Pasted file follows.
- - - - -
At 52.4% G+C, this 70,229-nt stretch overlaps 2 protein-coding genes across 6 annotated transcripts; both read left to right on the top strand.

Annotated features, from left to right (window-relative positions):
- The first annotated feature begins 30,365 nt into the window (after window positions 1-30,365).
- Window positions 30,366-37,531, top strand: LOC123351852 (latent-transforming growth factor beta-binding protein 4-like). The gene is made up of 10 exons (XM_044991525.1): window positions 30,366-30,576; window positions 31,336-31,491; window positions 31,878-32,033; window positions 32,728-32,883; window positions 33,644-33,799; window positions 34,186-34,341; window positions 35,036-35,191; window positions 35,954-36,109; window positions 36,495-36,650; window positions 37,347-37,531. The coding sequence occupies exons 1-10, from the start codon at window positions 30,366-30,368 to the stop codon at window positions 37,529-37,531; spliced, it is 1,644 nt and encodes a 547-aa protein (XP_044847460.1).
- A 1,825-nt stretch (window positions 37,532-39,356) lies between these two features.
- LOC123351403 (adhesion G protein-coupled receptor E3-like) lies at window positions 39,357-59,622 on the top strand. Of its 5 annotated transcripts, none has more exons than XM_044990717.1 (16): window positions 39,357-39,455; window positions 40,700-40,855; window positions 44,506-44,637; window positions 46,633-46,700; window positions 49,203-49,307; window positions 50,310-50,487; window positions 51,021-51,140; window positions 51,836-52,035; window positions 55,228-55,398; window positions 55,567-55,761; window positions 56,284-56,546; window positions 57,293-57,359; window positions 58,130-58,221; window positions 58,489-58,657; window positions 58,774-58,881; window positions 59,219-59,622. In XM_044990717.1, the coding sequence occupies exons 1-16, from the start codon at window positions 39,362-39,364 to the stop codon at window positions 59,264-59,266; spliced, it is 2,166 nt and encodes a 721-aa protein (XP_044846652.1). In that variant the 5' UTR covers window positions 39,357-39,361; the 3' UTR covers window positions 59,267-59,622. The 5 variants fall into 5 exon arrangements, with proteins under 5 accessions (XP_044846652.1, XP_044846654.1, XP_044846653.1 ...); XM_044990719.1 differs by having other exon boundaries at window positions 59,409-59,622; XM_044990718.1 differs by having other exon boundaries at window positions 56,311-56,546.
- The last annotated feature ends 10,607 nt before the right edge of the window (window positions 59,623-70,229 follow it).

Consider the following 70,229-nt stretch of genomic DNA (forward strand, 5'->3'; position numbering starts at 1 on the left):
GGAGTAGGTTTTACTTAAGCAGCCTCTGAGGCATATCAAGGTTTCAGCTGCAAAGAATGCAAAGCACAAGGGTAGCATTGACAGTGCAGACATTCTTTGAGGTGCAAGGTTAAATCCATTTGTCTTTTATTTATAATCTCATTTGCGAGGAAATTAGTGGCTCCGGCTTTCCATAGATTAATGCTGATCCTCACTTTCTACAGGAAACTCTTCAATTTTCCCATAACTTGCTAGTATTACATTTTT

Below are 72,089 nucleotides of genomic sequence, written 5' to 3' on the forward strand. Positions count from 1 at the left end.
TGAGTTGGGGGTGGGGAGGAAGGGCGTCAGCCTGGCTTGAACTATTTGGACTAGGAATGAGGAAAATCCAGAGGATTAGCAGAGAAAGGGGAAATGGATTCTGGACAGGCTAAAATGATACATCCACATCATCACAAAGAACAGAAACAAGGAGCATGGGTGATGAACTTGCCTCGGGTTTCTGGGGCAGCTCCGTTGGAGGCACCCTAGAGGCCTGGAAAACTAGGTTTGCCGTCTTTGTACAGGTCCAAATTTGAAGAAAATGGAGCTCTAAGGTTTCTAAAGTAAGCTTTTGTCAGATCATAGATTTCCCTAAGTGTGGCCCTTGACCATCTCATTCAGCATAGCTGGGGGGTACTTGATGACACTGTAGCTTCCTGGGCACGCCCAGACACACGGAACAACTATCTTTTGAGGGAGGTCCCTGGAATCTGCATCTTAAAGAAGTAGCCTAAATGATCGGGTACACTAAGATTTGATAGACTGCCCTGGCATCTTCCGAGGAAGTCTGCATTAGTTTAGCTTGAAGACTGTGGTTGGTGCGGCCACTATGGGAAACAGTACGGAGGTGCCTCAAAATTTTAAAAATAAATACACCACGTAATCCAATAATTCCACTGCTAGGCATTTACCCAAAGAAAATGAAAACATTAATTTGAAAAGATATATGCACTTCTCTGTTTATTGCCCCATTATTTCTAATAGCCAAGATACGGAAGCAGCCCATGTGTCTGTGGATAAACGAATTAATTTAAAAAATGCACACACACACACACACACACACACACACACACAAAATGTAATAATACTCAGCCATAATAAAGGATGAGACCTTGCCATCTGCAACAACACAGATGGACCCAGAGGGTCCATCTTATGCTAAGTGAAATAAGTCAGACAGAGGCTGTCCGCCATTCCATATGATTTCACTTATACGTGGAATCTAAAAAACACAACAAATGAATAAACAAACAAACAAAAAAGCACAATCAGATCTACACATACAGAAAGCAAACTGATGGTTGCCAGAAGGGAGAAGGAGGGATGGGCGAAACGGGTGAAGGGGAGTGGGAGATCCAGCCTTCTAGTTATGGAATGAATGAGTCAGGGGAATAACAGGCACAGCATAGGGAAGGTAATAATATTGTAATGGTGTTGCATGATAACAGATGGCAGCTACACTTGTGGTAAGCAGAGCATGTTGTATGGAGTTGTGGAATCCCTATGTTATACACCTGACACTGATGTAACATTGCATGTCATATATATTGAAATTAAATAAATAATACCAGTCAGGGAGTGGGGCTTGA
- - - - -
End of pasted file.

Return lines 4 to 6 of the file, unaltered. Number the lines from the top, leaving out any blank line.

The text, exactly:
- Window positions 30,366-37,531, top strand: LOC123351852 (latent-transforming growth factor beta-binding protein 4-like). The gene is made up of 10 exons (XM_044991525.1): window positions 30,366-30,576; window positions 31,336-31,491; window positions 31,878-32,033; window positions 32,728-32,883; window positions 33,644-33,799; window positions 34,186-34,341; window positions 35,036-35,191; window positions 35,954-36,109; window positions 36,495-36,650; window positions 37,347-37,531. The coding sequence occupies exons 1-10, from the start codon at window positions 30,366-30,368 to the stop codon at window positions 37,529-37,531; spliced, it is 1,644 nt and encodes a 547-aa protein (XP_044847460.1).
- A 1,825-nt stretch (window positions 37,532-39,356) lies between these two features.
- LOC123351403 (adhesion G protein-coupled receptor E3-like) lies at window positions 39,357-59,622 on the top strand. Of its 5 annotated transcripts, none has more exons than XM_044990717.1 (16): window positions 39,357-39,455; window positions 40,700-40,855; window positions 44,506-44,637; window positions 46,633-46,700; window positions 49,203-49,307; window positions 50,310-50,487; window positions 51,021-51,140; window positions 51,836-52,035; window positions 55,228-55,398; window positions 55,567-55,761; window positions 56,284-56,546; window positions 57,293-57,359; window positions 58,130-58,221; window positions 58,489-58,657; window positions 58,774-58,881; window positions 59,219-59,622. In XM_044990717.1, the coding sequence occupies exons 1-16, from the start codon at window positions 39,362-39,364 to the stop codon at window positions 59,264-59,266; spliced, it is 2,166 nt and encodes a 721-aa protein (XP_044846652.1). In that variant the 5' UTR covers window positions 39,357-39,361; the 3' UTR covers window positions 59,267-59,622. The 5 variants fall into 5 exon arrangements, with proteins under 5 accessions (XP_044846652.1, XP_044846654.1, XP_044846653.1 ...); XM_044990719.1 differs by having other exon boundaries at window positions 59,409-59,622; XM_044990718.1 differs by having other exon boundaries at window positions 56,311-56,546.